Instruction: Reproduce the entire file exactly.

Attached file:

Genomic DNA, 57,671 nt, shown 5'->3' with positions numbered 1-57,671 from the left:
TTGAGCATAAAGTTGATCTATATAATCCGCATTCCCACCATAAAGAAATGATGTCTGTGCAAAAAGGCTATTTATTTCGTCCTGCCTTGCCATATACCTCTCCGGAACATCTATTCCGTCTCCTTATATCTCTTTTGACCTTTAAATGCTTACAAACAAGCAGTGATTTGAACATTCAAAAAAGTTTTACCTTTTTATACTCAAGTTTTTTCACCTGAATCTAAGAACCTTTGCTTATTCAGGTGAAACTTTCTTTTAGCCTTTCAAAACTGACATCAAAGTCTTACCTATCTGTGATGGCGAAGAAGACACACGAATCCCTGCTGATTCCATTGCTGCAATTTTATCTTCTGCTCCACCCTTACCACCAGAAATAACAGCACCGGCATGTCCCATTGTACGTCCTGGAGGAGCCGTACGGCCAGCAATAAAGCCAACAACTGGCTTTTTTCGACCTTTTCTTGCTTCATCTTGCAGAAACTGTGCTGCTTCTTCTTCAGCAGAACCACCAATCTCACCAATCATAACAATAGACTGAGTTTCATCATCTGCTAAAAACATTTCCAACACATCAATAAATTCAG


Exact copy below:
Genomic DNA, 57,671 nt, shown 5'->3' with positions numbered 1-57,671 from the left:
TTGAGCATAAAGTTGATCTATATAATCCGCATTCCCACCATAAAGAAATGATGTCTGTGCAAAAAGGCTATTTATTTCGTCCTGCCTTGCCATATACCTCTCCGGAACATCTATTCCGTCTCCTTATATCTCTTTTGACCTTTAAATGCTTACAAACAAGCAGTGATTTGAACATTCAAAAAAGTTTTACCTTTTTATACTCAAGTTTTTTCACCTGAATCTAAGAACCTTTGCTTATTCAGGTGAAACTTTCTTTTAGCCTTTCAAAACTGACATCAAAGTCTTACCTATCTGTGATGGCGAAGAAGACACACGAATCCCTGCTGATTCCATTGCTGCAATTTTATCTTCTGCTCCACCCTTACCACCAGAAATAACAGCACCGGCATGTCCCATTGTACGTCCTGGAGGAGCCGTACGGCCAGCAATAAAGCCAACAACTGGCTTTTTTCGACCTTTTCTTGCTTCATCTTGCAGAAACTGTGCTGCTTCTTCTTCAGCAGAACCACCAATCTCACCAATCATAACAATAGACTGAGTTTCATCATCTGCTAAAAACATTTCCAACACATCAATAAATTCAG